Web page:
Is the question important? Yes, I think that it is in so far as we claim that indeed our worship services ‘matter’ for a whole range of reasons. If they matter, what and how we carry out worship matters.

Is this just a question for worship leaders, directors, ‘curators’? I think not. Meaningful participation surely benefits from, if not indeed requires, activities to have meaning. I press harder – if worship practices are to be formative (a discussion for another day) then I think there needs to be volitional, thoughtful, engagement in why we are doing what we are doing.

Is this just another question of ‘style’? I think not. Regardless of style the question of why we do what we do in the way that we do remains pertinent.

In approaching this question I am most certainly not suggesting that only one approach will do, again, I am most certainly not suggesting this.

Yet I do not think that every approach is equally satisfactory or reaches the full potential of what what it can be…maybe should be.

The purpose in saying this, and exploring this in a course, is not, however, to be critical, but to be constructive, creating the dialogue and learning of enhancement.


Preaching Style and Baptismal Substance

water-1245779_1920I think for the time being this will be my final blog post conversation with William Willimon’s book Who Lynched Willie Earle? Preaching to Confront Racism in the context of a recent Canadian Baptists of Atlantic Canada statement against racism and a staff room conversation where a leader from the African United Baptist Association of Nova Scotia spoke of the need for more ‘prophetic’ preaching.

Of the book and of Willimon’s ideas regarding preaching more could be said. But I want to sit tight with the theme: ‘Preaching that confronts racism’. For  it is with regards to such preaching Willimon makes the interesting suggestion that the ‘style’ of preaching matters:

What is said by the preacher may not be as important as how it is said. Style, the manner of presentation, tone, the demeanour and intentions of the speaker are important affective aspects of a sermon whose speaker desires not only agreement but active engagement and congregational enlistment’ (p. 114).

I guess my background has always suggested that ‘style’ in preaching is a secondary matter. Indeed, at its worst it is a gloss, self promoting sheen, inauthentic, and certainly a poor substitute for content or substance.

At its worst it is indeed all these things and more.  This is the case not least when it is very obvious that the approach taken or imposed on a speaking event is ‘stylized’ – deliberately managed to try and create this or that particular effect regardless of whether it ‘fits’ authentically with the person, content, or context.

Willimon I am sure would not support such ‘style’.

Yet, he talks about the importance of ‘style’ for preaching about racism.

In interpreting this I offer several opinions.

First, we need to acknowledge preaching is an activity that seeks ‘transformation’. It wants to bring about change. It speaks to make a difference of some sort. As such preaching has to try and be persuasive. This is not an abusive thing, a violent thing, an illegitimate thing as long as this is clear and it does not seek to coerce. As such preaching should allow, indeed invite, the critique, conversation, disagreement, discussion, and discernment of the listeners. Most everyday conversations involve ‘difference’ to allow the conversation to proceed. In this sense preaching is part of a congregations ongoing conversation. (This is a topic in itself but no point in pretending that preaching does not seek to bring about some sort of change).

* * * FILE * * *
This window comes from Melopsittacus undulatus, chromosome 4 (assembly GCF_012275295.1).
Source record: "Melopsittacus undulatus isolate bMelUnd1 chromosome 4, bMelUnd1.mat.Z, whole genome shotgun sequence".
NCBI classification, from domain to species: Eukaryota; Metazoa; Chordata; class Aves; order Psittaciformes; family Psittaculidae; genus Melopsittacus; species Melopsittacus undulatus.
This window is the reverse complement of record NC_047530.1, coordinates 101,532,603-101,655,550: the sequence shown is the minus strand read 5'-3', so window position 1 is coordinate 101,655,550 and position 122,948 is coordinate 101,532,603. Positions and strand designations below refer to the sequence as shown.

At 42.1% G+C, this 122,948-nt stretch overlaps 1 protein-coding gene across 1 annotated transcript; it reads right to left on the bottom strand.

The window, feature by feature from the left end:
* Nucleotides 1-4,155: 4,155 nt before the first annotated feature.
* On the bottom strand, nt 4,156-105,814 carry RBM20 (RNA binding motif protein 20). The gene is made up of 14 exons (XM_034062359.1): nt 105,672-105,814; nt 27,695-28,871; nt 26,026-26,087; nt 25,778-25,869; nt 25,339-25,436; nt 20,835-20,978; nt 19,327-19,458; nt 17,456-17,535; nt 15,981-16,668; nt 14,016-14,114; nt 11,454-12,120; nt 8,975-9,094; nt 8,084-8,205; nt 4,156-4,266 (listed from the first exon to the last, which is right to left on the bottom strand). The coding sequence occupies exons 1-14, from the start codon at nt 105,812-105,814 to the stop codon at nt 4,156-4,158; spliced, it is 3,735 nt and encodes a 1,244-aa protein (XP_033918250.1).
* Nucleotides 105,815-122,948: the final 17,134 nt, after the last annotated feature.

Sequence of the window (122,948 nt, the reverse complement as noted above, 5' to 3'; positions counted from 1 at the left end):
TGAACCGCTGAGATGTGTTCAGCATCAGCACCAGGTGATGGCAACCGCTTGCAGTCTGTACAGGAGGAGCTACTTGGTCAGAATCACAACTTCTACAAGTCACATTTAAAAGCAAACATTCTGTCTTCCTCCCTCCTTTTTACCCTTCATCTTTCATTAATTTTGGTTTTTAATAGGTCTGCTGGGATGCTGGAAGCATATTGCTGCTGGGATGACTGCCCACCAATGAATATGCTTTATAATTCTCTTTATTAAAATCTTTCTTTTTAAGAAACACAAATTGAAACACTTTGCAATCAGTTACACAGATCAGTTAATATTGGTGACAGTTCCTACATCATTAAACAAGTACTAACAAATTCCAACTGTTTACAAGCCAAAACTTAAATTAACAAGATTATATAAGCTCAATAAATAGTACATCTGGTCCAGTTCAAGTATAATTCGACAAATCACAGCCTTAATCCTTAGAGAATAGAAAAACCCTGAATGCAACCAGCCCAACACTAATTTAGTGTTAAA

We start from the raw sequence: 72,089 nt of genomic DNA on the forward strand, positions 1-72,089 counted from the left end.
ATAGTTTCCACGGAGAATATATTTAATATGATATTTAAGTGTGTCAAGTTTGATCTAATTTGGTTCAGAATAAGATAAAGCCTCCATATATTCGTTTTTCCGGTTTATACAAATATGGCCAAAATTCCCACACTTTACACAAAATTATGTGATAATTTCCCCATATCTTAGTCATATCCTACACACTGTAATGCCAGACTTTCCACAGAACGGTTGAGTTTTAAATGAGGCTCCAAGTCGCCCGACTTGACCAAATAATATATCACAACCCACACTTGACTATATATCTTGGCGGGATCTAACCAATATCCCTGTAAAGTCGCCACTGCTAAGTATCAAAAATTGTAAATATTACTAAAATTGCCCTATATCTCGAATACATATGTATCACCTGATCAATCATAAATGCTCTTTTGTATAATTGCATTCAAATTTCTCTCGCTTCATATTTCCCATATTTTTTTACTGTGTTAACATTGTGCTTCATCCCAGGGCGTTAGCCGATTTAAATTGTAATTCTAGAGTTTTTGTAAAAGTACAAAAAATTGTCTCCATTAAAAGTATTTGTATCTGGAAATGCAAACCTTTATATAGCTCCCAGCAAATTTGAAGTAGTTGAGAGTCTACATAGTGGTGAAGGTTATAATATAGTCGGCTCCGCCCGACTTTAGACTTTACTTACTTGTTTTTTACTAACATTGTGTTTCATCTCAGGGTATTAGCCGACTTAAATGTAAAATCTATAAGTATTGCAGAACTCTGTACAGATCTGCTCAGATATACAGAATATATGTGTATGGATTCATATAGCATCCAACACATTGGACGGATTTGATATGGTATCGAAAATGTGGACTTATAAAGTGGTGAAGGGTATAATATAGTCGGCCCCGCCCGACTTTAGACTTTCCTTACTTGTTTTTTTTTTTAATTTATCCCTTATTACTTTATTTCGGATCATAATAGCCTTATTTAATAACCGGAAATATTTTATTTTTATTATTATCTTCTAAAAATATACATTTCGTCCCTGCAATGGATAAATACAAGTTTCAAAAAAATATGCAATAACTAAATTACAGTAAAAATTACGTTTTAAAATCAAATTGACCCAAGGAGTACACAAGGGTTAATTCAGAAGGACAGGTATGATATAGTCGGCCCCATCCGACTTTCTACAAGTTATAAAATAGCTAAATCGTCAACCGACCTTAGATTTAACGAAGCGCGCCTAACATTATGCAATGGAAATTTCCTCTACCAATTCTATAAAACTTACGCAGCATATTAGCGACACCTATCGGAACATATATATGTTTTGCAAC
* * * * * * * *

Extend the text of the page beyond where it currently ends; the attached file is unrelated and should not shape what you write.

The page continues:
Second, Willimon writes as a white preacher to mainly white preachers. Yet as previously noted his primary, though not only, model of preaching is African American. Such African American preaching is often different in style from much mainline white Protestant and evangelical preaching. This style is authentic in content and context. Different styles, therefore, are quite legitimate. Style is not necessarily an add on but an authentic expression of personality, culture, and context.

Thirdly, Willimon does think that the content: ‘preaching against racism’, precisely because of the embedded nature of racism requires a style that goes beyond addressing ‘ideas’ (a feature of much white preaching). Rather it involves addressing (we might say) the ‘heart’ and the ‘will’ and not simply the ‘mind’.

In relation to the above, Willimon is correct in this emphasis on ‘style’ for preaching that confronts racism . In terms of rhetoric ‘logos’ (content and argument) needs to be accompanied by ‘ethos’ (the suitability of the speaker’s character and authority to deal with a topic) and ‘pathos’ (emotional appeal). King’s ‘I have a Dream’ sermon is a classic in bringing these elements together.

Furthermore, in terms of ‘theology’, preaching that confronts racism does not have the purpose of simply teaching different ideas (though such are important). Rather preaching that confronts racism seeks to change convictions, those ‘thick beliefs’ which makes a person who they are (McClendon) and thus behaviour. In theological terms, preaching that confronts racism aims at ‘conversion’. It seems to be the case that people who have been converted to Jesus Christ still require bit by bit to be converted to ‘His way’ in the world. As stated before, Willimon sees the sort of preaching that confronts racism to be theologically rooted in sin, repentance, conversion, sanctification, and grace.